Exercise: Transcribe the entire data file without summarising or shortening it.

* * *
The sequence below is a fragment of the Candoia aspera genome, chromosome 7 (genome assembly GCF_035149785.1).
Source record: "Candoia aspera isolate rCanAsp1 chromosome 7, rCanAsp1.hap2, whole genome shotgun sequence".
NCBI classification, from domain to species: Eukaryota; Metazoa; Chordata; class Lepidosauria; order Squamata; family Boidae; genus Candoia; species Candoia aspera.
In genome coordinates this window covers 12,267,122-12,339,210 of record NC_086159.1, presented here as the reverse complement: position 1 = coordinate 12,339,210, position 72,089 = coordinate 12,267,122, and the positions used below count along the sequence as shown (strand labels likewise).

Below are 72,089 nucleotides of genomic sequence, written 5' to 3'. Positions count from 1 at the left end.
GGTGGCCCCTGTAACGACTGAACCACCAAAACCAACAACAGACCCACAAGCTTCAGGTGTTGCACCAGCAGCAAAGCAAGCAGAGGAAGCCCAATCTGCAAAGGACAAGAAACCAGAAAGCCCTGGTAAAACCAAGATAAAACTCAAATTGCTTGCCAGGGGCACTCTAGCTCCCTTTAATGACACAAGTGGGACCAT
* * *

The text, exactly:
The sequence below is a fragment of the Candoia aspera genome, chromosome 7 (genome assembly GCF_035149785.1).
Source record: "Candoia aspera isolate rCanAsp1 chromosome 7, rCanAsp1.hap2, whole genome shotgun sequence".
NCBI classification, from domain to species: Eukaryota; Metazoa; Chordata; class Lepidosauria; order Squamata; family Boidae; genus Candoia; species Candoia aspera.
In genome coordinates this window covers 12,267,122-12,339,210 of record NC_086159.1, presented here as the reverse complement: position 1 = coordinate 12,339,210, position 72,089 = coordinate 12,267,122, and the positions used below count along the sequence as shown (strand labels likewise).

Below are 72,089 nucleotides of genomic sequence, written 5' to 3'. Positions count from 1 at the left end.
GGTGGCCCCTGTAACGACTGAACCACCAAAACCAACAACAGACCCACAAGCTTCAGGTGTTGCACCAGCAGCAAAGCAAGCAGAGGAAGCCCAATCTGCAAAGGACAAGAAACCAGAAAGCCCTGGTAAAACCAAGATAAAACTCAAATTGCTTGCCAGGGGCACTCTAGCTCCCTTTAATGACACAAGTGGGACCAT